Evidence of devastating drought found beneath the Dead Sea

by Terri Cook
Wednesday, July 19, 2017

The Dead Sea region experienced at least two droughts in the past 200,000 years that were far worse than any in recorded human history. Credit: David Shankbone, CC BY-SA 3.0.

The Dead Sea, a landlocked lake bordered by Israel, Jordan and Palestine, is nearly 10 times saltier than the ocean. And it’s getting saltier. Since the beginning of the 20th century, the water level has dropped by nearly 30 meters, largely because of diversions of the Jordan River, the lake’s primary tributary and the arid region’s main source of fresh water.

Climate models are predicting increasing dryness across the eastern Mediterranean, which could further stress regional water supplies. But the severity of these droughts is debated. In a new study published in Earth and Planetary Science Letters, researchers studying thick intervals of crystallized salt in sediment cores collected from beneath the Dead Sea have found that the region has experienced droughts far worse than any in recorded human history.

The cores, drilled to a depth of 456 meters below the seabed and recovered from 2010 to 2011 as part of the International Continental Scientific Drilling Program’s Dead Sea Deep Drilling Project, are composed of alternating layers of mud and salt that constitute an archive of regional climate history extending back about 200,000 years — the longest such record in the Middle East. The Dead Sea’s very high sedimentation rate allows scientists to use the cores to characterize past changes in climate at the resolution of just a few decades, says Yael Kiro, a geochemist at Columbia University’s Lamont-Doherty Earth Observatory and lead author of the study.

Analyzing the modern Dead Sea’s salt and water budgets, the researchers determined that dissolved minerals entering the lake from external sources only account for 1 millimeter of salt precipitation per year. Because salt sedimentation rates observed in the core are typically 0.5 to 3 centimeters per year, much of the salt that precipitates must do so as a result of dropping lake levels during drying conditions, Kiro says. Mud in Dead Sea sediments, by contrast, is washed into the lake during intervening wetter periods.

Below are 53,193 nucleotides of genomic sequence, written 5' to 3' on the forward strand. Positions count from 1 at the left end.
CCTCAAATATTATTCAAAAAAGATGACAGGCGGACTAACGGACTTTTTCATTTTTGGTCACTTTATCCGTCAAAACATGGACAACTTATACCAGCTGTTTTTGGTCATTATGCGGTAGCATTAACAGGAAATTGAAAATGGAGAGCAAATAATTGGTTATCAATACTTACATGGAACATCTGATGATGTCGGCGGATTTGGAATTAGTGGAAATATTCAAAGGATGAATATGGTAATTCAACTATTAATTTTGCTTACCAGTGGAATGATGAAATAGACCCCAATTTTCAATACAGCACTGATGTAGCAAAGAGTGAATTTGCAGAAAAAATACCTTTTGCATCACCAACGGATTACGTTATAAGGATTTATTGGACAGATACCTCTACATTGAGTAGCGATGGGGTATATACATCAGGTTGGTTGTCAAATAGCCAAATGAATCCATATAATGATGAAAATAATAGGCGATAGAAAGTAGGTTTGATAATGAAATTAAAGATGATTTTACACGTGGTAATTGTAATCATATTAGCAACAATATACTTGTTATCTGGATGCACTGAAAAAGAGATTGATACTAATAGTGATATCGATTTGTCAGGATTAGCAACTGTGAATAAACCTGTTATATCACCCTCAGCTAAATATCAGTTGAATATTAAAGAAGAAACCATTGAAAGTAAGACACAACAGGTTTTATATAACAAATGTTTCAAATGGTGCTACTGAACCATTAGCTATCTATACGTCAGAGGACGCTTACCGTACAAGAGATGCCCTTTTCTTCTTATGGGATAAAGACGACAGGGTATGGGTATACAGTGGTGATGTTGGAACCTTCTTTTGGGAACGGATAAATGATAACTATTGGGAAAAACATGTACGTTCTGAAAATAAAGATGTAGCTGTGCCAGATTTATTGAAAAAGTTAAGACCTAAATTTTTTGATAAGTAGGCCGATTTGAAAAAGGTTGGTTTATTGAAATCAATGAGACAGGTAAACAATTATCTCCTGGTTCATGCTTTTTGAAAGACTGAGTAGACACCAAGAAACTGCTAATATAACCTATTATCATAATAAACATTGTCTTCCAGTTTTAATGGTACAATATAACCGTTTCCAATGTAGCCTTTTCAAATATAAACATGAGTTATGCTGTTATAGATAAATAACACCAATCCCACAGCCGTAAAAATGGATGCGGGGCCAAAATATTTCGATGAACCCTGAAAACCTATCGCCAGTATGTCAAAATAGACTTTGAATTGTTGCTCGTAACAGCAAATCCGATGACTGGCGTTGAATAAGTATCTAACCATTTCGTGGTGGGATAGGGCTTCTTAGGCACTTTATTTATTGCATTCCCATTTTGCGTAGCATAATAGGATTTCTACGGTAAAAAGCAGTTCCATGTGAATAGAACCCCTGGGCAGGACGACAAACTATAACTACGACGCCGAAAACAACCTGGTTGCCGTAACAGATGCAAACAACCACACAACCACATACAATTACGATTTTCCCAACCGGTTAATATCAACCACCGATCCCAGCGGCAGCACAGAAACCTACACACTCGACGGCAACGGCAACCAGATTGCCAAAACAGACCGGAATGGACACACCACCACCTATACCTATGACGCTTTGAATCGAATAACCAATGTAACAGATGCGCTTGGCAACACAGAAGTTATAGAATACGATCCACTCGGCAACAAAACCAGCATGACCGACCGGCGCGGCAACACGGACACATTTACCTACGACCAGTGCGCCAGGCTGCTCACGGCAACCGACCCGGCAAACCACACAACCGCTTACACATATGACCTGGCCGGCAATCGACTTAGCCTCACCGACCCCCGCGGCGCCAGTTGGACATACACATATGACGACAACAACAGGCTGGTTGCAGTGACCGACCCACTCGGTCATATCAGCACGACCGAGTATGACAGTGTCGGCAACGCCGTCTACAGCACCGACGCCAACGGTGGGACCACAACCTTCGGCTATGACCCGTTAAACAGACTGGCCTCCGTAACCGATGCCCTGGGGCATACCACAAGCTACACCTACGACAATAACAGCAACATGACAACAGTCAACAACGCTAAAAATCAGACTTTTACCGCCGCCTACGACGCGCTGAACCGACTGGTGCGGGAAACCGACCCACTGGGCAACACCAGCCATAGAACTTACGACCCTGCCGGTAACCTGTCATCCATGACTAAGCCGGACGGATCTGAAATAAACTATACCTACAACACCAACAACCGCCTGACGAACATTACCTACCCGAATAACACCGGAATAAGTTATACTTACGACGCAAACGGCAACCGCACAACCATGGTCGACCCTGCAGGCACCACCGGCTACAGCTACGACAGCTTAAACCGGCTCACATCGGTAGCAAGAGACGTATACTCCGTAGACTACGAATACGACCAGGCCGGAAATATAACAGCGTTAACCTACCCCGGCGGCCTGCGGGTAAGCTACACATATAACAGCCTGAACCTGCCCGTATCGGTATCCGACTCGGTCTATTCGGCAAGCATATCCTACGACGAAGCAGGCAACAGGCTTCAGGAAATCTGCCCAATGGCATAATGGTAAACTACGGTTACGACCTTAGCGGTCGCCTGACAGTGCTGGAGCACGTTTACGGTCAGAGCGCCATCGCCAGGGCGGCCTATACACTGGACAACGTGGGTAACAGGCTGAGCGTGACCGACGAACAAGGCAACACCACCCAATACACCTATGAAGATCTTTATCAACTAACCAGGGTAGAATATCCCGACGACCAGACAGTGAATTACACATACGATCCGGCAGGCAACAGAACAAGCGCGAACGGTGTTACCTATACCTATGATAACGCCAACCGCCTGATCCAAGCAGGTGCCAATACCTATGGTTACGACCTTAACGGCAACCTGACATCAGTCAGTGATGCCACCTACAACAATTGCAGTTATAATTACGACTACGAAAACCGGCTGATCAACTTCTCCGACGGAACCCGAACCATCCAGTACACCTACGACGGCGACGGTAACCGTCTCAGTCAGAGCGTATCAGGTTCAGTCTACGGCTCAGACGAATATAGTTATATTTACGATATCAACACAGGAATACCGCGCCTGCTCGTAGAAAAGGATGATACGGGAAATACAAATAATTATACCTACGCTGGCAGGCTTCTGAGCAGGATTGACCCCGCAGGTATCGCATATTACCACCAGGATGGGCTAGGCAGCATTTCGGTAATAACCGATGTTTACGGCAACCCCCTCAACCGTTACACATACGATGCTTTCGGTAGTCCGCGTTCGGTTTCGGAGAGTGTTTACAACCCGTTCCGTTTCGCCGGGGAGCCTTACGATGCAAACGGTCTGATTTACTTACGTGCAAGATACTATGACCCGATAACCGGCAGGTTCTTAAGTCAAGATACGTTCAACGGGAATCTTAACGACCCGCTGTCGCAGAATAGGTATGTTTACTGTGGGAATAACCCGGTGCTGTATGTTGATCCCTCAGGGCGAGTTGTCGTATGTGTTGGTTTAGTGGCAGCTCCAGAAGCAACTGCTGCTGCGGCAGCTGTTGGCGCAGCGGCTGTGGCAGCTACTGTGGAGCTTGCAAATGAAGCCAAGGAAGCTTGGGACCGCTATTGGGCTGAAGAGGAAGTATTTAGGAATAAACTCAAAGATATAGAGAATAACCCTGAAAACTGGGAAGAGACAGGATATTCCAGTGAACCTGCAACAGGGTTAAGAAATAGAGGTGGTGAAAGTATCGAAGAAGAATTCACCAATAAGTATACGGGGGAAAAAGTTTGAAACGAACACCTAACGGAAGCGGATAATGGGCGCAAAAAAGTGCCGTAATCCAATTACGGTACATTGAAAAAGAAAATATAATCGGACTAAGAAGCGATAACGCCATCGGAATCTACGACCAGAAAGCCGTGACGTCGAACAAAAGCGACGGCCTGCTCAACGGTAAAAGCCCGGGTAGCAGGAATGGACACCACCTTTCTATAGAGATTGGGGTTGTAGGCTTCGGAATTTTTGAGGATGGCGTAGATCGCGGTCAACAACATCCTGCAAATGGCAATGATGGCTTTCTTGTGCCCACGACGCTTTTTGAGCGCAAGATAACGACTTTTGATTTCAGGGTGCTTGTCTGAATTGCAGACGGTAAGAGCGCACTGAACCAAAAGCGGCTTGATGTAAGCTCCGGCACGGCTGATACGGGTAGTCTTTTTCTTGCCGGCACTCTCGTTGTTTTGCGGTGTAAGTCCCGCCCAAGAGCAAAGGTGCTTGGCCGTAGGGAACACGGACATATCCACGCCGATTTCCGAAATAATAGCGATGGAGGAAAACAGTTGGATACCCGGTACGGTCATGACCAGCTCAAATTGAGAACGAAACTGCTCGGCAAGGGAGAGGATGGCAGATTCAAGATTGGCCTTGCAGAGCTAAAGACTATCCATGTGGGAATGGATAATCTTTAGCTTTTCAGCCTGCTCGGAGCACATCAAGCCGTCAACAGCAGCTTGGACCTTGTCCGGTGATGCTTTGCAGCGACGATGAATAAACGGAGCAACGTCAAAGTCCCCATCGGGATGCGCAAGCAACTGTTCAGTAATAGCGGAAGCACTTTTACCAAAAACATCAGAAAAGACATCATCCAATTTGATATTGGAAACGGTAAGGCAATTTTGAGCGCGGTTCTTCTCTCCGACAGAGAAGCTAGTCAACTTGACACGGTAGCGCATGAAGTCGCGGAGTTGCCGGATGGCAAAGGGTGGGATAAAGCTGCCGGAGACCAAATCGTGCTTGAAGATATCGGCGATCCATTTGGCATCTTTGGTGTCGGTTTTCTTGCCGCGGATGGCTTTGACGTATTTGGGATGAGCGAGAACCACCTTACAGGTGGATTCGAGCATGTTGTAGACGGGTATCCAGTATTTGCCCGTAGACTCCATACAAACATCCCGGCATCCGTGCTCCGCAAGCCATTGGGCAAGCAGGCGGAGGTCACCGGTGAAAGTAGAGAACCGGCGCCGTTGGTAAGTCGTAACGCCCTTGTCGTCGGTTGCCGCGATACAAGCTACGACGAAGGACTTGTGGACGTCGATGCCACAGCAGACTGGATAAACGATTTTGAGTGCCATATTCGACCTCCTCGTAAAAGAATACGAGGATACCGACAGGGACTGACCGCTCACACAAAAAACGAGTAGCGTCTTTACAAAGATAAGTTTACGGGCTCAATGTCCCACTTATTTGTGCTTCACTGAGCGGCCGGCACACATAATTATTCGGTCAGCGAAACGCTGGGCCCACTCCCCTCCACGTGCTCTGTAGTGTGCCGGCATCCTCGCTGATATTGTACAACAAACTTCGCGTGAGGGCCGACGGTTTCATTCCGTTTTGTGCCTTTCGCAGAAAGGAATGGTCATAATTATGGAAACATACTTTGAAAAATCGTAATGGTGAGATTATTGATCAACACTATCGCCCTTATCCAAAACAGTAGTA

By measuring the composition of tiny pockets of ancient brine trapped within salt crystals and between sediment grains, the team estimated that 12 to 16 centimeters of salt piled up for every meter the lake level dropped The researchers used this estimate to reconstruct a record of Dead Sea water levels during periods of salt deposition and then extrapolated regional rainfall and runoff patterns.

The findings indicate that in the past 200,000 years, inflows of water into the Dead Sea have decreased dramatically at times, causing its level to drop about 170 meters during the last interglacial peak 130,000 to 115,000 years ago, when average global temperatures were higher than today, and again from about 10,000 to 6,000 years ago following the most recent ice age. These declines dropped the water surface about 80 meters lower than levels observed during typical interglacial episodes.

During these massive water level drops, Kiro says the average volume of runoff into the Dead Sea decreased by half and, at times, plummeted to as little as 20 percent of prediversion (1964) levels. “Our conclusion,” she says, “is that the climate was highly variable … but on average it was significantly drier” during these periods.

Whereas most assessments of the effects of climate change on water resources are generally based on observations from past decades and on climate models, Kiro says, the Dead Sea cores provide “an independent estimate” of the effect of warming on past precipitation in the Middle East. This record shows this region was much more water stressed at times in the past than present models have suggested, she says. “We know now that the climate in this sensitive region of the Eastern Mediterranean was very dry. This may serve as an analogue for future warming.”

The findings in the new study “provide an important step forward regarding our understanding of Middle Eastern climate during periods as warm, or warmer than, today,” says Thomas Felis, a senior scientist at the University of Bremen in Germany, who was not involved in the study. “This region of the world is characterized by an unusual variety of natural archives that document past climate change,” he says. Altogether, these “provide a unique opportunity to study the complex interactions of different aspects that affected past climate in this region, in order to provide more reliable estimates of future climate change.”

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